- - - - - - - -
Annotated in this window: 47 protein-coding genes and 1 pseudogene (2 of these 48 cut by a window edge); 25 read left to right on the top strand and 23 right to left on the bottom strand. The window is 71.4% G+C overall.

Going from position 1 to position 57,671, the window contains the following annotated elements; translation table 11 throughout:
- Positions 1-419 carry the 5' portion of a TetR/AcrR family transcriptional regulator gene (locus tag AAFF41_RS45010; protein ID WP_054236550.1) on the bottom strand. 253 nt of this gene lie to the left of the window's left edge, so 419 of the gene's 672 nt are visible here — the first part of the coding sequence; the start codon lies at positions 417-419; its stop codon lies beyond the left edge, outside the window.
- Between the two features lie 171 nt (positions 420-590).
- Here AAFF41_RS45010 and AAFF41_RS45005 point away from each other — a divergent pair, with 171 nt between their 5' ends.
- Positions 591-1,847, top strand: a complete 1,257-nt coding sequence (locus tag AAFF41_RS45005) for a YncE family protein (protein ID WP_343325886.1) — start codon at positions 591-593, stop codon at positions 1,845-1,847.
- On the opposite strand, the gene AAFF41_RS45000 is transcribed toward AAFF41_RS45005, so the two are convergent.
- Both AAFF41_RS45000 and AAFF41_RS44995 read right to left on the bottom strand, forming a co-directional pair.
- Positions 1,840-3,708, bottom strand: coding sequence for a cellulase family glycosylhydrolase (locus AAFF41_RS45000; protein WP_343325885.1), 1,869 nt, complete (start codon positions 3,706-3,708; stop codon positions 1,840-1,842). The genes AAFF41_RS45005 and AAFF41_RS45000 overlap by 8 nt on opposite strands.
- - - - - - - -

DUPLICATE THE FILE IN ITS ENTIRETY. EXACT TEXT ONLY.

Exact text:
Annotated in this window: 47 protein-coding genes and 1 pseudogene (2 of these 48 cut by a window edge); 25 read left to right on the top strand and 23 right to left on the bottom strand. The window is 71.4% G+C overall.

Going from position 1 to position 57,671, the window contains the following annotated elements; translation table 11 throughout:
- Positions 1-419 carry the 5' portion of a TetR/AcrR family transcriptional regulator gene (locus tag AAFF41_RS45010; protein ID WP_054236550.1) on the bottom strand. 253 nt of this gene lie to the left of the window's left edge, so 419 of the gene's 672 nt are visible here — the first part of the coding sequence; the start codon lies at positions 417-419; its stop codon lies beyond the left edge, outside the window.
- Between the two features lie 171 nt (positions 420-590).
- Here AAFF41_RS45010 and AAFF41_RS45005 point away from each other — a divergent pair, with 171 nt between their 5' ends.
- Positions 591-1,847, top strand: a complete 1,257-nt coding sequence (locus tag AAFF41_RS45005) for a YncE family protein (protein ID WP_343325886.1) — start codon at positions 591-593, stop codon at positions 1,845-1,847.
- On the opposite strand, the gene AAFF41_RS45000 is transcribed toward AAFF41_RS45005, so the two are convergent.
- Both AAFF41_RS45000 and AAFF41_RS44995 read right to left on the bottom strand, forming a co-directional pair.
- Positions 1,840-3,708, bottom strand: coding sequence for a cellulase family glycosylhydrolase (locus AAFF41_RS45000; protein WP_343325885.1), 1,869 nt, complete (start codon positions 3,706-3,708; stop codon positions 1,840-1,842). The genes AAFF41_RS45005 and AAFF41_RS45000 overlap by 8 nt on opposite strands.